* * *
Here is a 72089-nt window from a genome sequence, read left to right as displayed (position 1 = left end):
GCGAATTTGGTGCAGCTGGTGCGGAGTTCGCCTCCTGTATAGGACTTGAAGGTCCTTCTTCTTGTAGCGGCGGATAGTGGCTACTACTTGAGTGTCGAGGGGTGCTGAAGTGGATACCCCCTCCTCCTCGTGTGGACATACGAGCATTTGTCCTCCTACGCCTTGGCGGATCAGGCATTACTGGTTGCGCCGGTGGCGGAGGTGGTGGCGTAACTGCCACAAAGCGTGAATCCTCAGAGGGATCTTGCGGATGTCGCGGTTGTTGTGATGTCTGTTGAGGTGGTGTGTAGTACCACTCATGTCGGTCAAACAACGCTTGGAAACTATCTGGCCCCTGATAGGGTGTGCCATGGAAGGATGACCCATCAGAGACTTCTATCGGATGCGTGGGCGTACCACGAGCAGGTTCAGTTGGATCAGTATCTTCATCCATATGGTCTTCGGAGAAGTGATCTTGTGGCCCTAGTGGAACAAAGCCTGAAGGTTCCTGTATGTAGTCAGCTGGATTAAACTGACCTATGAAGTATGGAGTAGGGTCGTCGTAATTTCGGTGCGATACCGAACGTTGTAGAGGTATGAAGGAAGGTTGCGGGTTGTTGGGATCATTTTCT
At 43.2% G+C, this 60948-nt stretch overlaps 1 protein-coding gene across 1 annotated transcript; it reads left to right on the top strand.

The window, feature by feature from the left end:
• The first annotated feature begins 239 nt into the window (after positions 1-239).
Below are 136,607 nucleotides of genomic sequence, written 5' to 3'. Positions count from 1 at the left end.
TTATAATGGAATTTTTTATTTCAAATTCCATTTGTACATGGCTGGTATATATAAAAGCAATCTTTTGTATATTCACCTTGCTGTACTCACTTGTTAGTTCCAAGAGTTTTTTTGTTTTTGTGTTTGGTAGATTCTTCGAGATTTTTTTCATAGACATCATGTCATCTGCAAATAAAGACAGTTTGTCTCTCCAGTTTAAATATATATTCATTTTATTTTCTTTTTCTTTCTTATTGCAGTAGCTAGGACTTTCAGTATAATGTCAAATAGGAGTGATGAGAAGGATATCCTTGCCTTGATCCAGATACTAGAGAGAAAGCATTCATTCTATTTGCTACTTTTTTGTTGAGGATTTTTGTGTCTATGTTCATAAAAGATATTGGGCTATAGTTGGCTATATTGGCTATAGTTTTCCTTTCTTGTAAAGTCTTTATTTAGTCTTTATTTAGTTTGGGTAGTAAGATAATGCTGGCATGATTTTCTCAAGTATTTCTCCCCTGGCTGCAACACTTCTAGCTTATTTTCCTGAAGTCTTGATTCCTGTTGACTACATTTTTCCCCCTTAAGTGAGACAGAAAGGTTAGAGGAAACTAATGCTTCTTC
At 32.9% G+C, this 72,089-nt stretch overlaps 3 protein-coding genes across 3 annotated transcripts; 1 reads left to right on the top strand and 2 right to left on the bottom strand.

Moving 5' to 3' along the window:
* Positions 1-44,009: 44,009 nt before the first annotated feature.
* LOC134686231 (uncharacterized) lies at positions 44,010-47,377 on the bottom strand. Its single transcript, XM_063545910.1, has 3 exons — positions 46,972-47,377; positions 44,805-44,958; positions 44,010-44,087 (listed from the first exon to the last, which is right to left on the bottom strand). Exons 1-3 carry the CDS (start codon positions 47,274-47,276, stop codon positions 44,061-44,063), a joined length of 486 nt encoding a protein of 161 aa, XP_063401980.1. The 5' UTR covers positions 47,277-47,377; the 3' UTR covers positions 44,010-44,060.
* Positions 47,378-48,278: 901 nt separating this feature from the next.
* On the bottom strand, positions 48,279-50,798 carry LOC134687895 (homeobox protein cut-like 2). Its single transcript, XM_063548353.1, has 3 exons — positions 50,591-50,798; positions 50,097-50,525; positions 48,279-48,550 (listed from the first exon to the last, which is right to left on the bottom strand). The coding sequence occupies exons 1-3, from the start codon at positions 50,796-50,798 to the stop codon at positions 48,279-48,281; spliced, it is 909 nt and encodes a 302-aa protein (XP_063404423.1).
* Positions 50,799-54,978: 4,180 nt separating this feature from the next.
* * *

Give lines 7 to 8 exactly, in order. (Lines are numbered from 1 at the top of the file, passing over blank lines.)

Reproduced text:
TTATAATGGAATTTTTTATTTCAAATTCCATTTGTACATGGCTGGTATATATAAAAGCAATCTTTTGTATATTCACCTTGCTGTACTCACTTGTTAGTTCCAAGAGTTTTTTTGTTTTTGTGTTTGGTAGATTCTTCGAGATTTTTTTCATAGACATCATGTCATCTGCAAATAAAGACAGTTTGTCTCTCCAGTTTAAATATATATTCATTTTATTTTCTTTTTCTTTCTTATTGCAGTAGCTAGGACTTTCAGTATAATGTCAAATAGGAGTGATGAGAAGGATATCCTTGCCTTGATCCAGATACTAGAGAGAAAGCATTCATTCTATTTGCTACTTTTTTGTTGAGGATTTTTGTGTCTATGTTCATAAAAGATATTGGGCTATAGTTGGCTATATTGGCTATAGTTTTCCTTTCTTGTAAAGTCTTTATTTAGTCTTTATTTAGTTTGGGTAGTAAGATAATGCTGGCATGATTTTCTCAAGTATTTCTCCCCTGGCTGCAACACTTCTAGCTTATTTTCCTGAAGTCTTGATTCCTGTTGACTACATTTTTCCCCCTTAAGTGAGACAGAAAGGTTAGAGGAAACTAATGCTTCTTC
At 32.9% G+C, this 72,089-nt stretch overlaps 3 protein-coding genes across 3 annotated transcripts; 1 reads left to right on the top strand and 2 right to left on the bottom strand.